Back in October, more than 150 people spent 33 days sleeping in tents outside the Blackburn University Center protesting against poor housing conditions and the lack of student representation on the Board of Trustees.

It was the longest-running protest in the historically black university’s history, and yet another example of backlash against the extreme cost of US higher education.

In 2018, a similar protest was staged for nine days resulting in an agreement covering a change to the university’s sexual assault policy, a review into campus officers carrying weapons and the creation of a food bank for students.

Mice, mould and a lack of safety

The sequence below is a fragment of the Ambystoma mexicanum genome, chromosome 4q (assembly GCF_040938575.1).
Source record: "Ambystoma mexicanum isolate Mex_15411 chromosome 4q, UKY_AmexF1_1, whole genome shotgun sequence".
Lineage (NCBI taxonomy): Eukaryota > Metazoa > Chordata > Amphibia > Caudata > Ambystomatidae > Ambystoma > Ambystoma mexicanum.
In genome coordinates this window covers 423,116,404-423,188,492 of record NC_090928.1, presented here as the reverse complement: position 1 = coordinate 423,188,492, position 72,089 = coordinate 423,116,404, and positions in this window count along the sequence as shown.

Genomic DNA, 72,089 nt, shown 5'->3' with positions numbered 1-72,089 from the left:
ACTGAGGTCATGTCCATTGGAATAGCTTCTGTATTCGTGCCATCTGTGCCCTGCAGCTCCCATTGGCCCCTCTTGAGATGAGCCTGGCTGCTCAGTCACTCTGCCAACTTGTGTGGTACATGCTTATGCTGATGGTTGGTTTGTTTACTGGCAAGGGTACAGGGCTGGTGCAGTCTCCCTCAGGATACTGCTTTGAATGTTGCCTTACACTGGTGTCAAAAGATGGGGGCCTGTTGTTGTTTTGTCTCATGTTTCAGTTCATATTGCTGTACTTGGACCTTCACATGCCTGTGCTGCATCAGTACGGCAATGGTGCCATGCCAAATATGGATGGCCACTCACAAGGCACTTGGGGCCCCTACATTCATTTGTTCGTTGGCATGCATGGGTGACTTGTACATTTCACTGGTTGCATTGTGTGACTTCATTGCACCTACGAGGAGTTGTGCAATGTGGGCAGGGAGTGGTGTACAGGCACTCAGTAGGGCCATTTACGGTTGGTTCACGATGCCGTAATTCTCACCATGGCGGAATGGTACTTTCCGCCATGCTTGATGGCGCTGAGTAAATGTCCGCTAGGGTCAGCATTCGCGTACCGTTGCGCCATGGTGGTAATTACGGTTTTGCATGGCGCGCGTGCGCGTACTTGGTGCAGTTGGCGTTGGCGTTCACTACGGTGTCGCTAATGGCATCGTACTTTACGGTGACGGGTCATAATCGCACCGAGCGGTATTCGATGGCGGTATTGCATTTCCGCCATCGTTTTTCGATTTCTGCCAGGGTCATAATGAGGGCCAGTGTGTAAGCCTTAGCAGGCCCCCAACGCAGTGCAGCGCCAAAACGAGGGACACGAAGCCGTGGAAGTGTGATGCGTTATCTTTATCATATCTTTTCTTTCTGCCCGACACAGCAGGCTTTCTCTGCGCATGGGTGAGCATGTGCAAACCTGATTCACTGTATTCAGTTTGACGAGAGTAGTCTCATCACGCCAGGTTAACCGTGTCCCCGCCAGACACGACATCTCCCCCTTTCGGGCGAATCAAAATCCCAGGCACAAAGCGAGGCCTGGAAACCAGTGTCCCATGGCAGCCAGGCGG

Infestations and flooding were some of the more serious health concerns in the college dorms. Mould was discovered in 41 out of 2,700 rooms on campus, prompting students to set up tents outside in what’s become known as #BlackburnTakeover. 

In a video statement released by the university’s president, Dr. Wayne A. I. Frederick, it was announced that the protest had ended after a deal was struck, and the school were going to make changes to improve conditions for students.

The agreement came after days of negotiations and various threats of legal action from the students.

A further town hall is arranged for March 2022.

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